The ball is also represented by a disc v (Figure 4) but its diameter is smaller than that of the playing discs s, its bottom surface 5 and the upper surface 6 are flat, and the lateral surface 7 vertical. The playing discs are operated or propelled by means of a narrow disc k (Figure 5) say of 4 to 5 centimetres in diameter which is held between the index fingers and thumbs of both hands, placed on the conical lateral wall 3 of a playing disc s, for instance, as shown in Figure 6 and depressed. According to the extent of the pressure, the playing disc is caused to slide over the playing surface to a greater or lesser extent in a direction normal to the surface of the disc k.

GB 1906/25270 A • granted 9 May 1907

title • A Game and Apparatus for use in Playing the same.

by • William Clinch Poole, of 62 Belleville Road, Wandsworth Common, in the County of Surrey, an architect and surveyor

patent country • United Kingdom

patent ID • GB190625270A

provisional specification • 6 November 1906

complete specification • 6 February 1907

granted • 9 May 1907

excerpt •

The game is played by causing discs, or the like, which I call jumpers, and which on being manipulated by a suitable appliance, which I call a flipper, to spring or fly into compartments or spaces, of different values, provided on a suitable diagram or figure marked-off on a board, the player winning whose score, after a predetermined number of turns or innings, totals the highest.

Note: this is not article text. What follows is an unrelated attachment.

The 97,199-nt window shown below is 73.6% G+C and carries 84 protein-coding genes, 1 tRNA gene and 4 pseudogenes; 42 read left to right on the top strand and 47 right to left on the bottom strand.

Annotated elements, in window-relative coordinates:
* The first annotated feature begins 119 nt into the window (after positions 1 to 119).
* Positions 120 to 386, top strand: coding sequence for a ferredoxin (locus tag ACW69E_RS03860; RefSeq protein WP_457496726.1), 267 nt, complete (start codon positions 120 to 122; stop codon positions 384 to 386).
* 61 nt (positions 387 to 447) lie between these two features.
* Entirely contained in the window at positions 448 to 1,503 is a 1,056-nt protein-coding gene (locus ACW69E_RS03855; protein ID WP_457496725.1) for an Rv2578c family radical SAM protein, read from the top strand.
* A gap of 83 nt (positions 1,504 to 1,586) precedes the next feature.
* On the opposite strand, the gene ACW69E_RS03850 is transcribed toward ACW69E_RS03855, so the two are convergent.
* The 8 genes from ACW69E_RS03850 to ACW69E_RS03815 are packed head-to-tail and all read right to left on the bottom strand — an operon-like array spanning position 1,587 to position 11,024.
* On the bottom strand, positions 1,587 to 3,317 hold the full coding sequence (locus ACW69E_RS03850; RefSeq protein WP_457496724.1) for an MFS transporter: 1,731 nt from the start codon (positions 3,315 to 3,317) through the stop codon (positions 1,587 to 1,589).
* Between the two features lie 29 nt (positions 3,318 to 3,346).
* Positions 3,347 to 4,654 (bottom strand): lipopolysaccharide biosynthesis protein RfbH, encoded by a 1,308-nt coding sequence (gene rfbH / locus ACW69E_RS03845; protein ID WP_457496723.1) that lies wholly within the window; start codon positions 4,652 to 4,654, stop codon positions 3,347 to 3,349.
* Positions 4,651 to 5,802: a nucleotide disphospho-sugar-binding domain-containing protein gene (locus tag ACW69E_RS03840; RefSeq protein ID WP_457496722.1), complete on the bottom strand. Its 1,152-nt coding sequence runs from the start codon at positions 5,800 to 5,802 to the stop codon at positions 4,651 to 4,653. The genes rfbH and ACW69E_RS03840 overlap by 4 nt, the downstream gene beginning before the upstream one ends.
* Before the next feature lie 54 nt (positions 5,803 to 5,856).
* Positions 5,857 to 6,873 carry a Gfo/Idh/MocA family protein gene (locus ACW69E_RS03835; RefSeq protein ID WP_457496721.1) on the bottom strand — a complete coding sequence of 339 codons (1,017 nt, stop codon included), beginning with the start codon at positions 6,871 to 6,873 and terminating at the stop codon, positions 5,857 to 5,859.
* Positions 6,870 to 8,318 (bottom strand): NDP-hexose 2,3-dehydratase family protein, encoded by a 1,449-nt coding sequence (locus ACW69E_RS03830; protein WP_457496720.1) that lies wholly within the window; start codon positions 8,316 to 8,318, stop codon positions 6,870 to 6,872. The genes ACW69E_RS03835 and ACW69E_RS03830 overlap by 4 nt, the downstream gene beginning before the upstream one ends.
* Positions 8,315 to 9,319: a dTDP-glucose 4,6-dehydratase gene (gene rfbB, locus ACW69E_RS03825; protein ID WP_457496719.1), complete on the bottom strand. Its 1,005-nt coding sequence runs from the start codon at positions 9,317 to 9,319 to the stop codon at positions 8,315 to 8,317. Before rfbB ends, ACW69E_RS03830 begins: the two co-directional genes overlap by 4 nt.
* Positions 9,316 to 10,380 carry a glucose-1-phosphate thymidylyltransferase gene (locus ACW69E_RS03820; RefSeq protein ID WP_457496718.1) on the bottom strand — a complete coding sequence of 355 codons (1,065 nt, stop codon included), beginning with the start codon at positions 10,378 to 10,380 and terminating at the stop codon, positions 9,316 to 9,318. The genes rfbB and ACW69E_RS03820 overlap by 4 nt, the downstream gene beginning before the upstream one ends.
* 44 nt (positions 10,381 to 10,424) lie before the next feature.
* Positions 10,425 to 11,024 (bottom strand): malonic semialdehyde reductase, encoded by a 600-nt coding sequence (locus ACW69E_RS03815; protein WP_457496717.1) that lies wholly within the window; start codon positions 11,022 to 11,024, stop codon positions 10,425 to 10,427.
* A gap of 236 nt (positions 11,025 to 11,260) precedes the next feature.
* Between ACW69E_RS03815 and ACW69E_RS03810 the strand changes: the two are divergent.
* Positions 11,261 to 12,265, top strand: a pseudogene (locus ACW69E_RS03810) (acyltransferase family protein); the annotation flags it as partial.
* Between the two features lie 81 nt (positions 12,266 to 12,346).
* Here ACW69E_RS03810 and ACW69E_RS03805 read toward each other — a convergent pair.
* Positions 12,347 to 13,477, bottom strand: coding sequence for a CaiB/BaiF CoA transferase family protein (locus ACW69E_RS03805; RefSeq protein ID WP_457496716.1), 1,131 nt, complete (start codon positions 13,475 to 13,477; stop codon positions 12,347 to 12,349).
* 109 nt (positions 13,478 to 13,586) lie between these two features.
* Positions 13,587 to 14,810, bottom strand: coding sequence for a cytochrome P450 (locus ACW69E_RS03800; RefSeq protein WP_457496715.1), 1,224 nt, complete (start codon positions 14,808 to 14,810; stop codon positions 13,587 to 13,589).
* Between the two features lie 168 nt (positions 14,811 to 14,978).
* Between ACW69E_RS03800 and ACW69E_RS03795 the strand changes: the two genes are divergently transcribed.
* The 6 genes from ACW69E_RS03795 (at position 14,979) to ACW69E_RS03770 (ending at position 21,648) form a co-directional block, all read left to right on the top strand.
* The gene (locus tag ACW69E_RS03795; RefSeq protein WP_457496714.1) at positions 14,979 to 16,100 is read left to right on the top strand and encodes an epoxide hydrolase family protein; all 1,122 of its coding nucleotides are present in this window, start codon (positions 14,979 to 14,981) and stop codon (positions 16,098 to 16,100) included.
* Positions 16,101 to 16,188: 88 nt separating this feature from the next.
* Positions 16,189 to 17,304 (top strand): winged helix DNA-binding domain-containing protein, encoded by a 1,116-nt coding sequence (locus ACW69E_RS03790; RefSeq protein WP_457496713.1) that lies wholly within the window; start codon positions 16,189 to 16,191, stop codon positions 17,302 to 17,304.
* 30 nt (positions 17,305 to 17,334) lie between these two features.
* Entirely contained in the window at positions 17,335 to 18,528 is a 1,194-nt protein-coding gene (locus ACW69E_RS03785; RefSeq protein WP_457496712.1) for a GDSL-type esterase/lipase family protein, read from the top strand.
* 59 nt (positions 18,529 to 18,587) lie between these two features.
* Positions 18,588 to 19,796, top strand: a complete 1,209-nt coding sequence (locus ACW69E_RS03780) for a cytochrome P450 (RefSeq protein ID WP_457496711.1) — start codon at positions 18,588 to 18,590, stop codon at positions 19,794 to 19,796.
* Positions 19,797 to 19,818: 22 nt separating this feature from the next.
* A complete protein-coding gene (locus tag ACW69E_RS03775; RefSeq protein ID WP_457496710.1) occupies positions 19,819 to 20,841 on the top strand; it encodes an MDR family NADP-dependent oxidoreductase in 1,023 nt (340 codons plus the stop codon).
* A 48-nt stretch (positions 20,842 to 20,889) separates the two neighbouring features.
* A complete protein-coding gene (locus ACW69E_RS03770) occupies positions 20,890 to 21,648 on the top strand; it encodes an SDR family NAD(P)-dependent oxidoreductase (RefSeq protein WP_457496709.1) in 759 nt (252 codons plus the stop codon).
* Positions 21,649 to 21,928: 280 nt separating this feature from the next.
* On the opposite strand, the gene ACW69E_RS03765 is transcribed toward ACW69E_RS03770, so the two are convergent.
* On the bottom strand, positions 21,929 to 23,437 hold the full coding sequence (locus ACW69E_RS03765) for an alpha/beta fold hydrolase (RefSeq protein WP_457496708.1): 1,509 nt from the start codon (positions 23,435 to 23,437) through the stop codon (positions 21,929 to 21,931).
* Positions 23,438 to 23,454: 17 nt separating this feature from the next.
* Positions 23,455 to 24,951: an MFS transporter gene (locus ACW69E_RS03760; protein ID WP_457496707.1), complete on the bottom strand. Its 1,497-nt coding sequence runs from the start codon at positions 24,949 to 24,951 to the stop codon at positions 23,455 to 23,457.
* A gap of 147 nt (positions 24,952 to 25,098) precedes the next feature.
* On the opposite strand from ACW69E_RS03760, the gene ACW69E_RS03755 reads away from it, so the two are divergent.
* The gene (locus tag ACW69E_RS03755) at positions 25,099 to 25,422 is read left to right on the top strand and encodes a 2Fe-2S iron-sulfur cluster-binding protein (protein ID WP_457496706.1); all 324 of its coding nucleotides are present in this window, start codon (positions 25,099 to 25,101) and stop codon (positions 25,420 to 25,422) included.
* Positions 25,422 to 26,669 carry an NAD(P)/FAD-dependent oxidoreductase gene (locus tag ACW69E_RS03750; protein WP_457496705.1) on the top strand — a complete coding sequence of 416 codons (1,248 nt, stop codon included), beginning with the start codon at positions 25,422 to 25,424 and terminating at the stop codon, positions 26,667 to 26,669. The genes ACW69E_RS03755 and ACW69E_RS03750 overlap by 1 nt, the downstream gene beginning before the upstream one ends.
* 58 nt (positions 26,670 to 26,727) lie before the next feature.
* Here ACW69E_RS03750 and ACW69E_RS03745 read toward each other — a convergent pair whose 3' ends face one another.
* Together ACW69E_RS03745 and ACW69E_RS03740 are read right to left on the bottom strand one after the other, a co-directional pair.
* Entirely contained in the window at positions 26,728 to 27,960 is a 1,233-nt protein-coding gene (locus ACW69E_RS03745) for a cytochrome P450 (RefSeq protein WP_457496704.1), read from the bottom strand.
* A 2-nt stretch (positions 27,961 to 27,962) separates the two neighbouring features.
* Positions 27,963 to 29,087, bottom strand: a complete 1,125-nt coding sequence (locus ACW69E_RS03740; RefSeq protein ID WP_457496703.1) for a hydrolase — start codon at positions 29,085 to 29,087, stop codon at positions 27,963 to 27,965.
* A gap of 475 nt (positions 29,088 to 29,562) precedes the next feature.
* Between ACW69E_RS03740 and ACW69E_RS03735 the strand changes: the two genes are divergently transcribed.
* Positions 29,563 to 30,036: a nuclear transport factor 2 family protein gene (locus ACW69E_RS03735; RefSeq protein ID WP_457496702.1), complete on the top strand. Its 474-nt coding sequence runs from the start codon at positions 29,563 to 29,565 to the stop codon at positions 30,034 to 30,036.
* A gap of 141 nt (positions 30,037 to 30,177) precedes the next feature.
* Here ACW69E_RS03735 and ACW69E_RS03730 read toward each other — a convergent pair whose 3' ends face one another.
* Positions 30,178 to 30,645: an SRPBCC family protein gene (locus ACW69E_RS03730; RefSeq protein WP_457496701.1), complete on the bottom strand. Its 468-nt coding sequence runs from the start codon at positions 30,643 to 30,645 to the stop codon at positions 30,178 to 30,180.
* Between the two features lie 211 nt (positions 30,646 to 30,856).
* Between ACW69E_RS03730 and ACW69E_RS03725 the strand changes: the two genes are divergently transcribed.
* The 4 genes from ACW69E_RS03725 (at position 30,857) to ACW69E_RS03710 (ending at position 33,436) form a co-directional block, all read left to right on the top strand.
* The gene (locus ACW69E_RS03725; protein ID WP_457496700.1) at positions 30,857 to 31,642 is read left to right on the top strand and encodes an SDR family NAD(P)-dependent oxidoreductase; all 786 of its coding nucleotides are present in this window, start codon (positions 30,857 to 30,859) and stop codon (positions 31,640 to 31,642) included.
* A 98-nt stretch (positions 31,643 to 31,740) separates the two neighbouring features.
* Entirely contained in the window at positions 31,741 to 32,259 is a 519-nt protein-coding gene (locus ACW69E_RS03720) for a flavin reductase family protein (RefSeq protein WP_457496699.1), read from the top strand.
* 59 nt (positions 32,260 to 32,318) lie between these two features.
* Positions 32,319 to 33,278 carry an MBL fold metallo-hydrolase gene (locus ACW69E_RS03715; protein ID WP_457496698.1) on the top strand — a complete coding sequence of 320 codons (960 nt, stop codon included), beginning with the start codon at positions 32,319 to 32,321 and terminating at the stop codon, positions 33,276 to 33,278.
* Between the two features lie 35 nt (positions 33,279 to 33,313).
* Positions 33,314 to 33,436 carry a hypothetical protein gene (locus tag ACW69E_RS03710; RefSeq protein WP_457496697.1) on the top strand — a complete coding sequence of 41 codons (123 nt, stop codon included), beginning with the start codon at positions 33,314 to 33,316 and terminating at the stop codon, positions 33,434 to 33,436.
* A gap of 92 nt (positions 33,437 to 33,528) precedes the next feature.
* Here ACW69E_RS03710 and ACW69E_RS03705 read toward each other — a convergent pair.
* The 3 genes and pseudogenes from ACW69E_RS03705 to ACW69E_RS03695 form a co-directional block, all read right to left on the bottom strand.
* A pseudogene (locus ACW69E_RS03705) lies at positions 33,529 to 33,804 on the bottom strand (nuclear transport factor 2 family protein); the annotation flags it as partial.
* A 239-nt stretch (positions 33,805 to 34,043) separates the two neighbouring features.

Fincher's non-Tiddlywinks Patents • United Kingdom

(to be provided)

Tiddlywinks Patents • United States

title • Board Games with Projectiles and Methods of Playing Same

by • Kimberley Matilla, Andrea Ehret

Int’l class • A63F3/00075

US class • 273/317

filed • 31 May 2006

granted • 20 September 2007

assignee • Mattel, Inc.

excerpt •

  • Page 2: For example, a  device similar to the winks used in the game Tiddlywinks may be used as a projectile. In such embodiments, the player  may hold one element of the projectile and exert force with that element onto another element of the projectile, causing  the latter to fly through the air.

Tiddlywinks Citations in Other Patents • United States

The games described in these patents are not true tiddlywinks-style games.

title • Methods, tiles and boards for playing games that schematize competitive yet non-combative ecological processes, including multi-generation games of strategy and territory occupation played with progressively sized tiles on geometric grids